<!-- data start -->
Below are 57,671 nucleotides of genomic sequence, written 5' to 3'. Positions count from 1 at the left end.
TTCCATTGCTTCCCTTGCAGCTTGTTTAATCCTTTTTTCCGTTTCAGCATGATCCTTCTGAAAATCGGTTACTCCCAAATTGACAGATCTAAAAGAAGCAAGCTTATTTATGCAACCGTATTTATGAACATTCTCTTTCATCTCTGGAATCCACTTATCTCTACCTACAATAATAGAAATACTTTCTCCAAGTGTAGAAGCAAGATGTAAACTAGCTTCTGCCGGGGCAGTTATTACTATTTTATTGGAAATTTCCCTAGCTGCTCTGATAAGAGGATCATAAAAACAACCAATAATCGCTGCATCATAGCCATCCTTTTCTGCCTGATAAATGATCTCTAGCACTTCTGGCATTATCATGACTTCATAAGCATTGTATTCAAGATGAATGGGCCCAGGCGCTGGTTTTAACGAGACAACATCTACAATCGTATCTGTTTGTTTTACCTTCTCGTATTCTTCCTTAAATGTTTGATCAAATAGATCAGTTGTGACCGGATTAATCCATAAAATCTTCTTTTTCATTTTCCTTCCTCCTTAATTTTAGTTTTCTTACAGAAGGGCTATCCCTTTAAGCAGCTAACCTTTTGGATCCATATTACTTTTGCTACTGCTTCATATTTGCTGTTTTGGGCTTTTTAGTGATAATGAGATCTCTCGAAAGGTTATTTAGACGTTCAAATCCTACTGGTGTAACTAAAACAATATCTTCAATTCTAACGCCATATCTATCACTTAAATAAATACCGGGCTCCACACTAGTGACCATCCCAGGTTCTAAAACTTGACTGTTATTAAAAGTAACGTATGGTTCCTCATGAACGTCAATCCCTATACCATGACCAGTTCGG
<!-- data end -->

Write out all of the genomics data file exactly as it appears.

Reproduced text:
Below are 57,671 nucleotides of genomic sequence, written 5' to 3'. Positions count from 1 at the left end.
TTCCATTGCTTCCCTTGCAGCTTGTTTAATCCTTTTTTCCGTTTCAGCATGATCCTTCTGAAAATCGGTTACTCCCAAATTGACAGATCTAAAAGAAGCAAGCTTATTTATGCAACCGTATTTATGAACATTCTCTTTCATCTCTGGAATCCACTTATCTCTACCTACAATAATAGAAATACTTTCTCCAAGTGTAGAAGCAAGATGTAAACTAGCTTCTGCCGGGGCAGTTATTACTATTTTATTGGAAATTTCCCTAGCTGCTCTGATAAGAGGATCATAAAAACAACCAATAATCGCTGCATCATAGCCATCCTTTTCTGCCTGATAAATGATCTCTAGCACTTCTGGCATTATCATGACTTCATAAGCATTGTATTCAAGATGAATGGGCCCAGGCGCTGGTTTTAACGAGACAACATCTACAATCGTATCTGTTTGTTTTACCTTCTCGTATTCTTCCTTAAATGTTTGATCAAATAGATCAGTTGTGACCGGATTAATCCATAAAATCTTCTTTTTCATTTTCCTTCCTCCTTAATTTTAGTTTTCTTACAGAAGGGCTATCCCTTTAAGCAGCTAACCTTTTGGATCCATATTACTTTTGCTACTGCTTCATATTTGCTGTTTTGGGCTTTTTAGTGATAATGAGATCTCTCGAAAGGTTATTTAGACGTTCAAATCCTACTGGTGTAACTAAAACAATATCTTCAATTCTAACGCCATATCTATCACTTAAATAAATACCGGGCTCCACACTAGTGACCATCCCAGGTTCTAAAACTTGACTGTTATTAAAAGTAACGTATGGTTCCTCATGAACGTCAATCCCTATACCATGACCAGTTCGG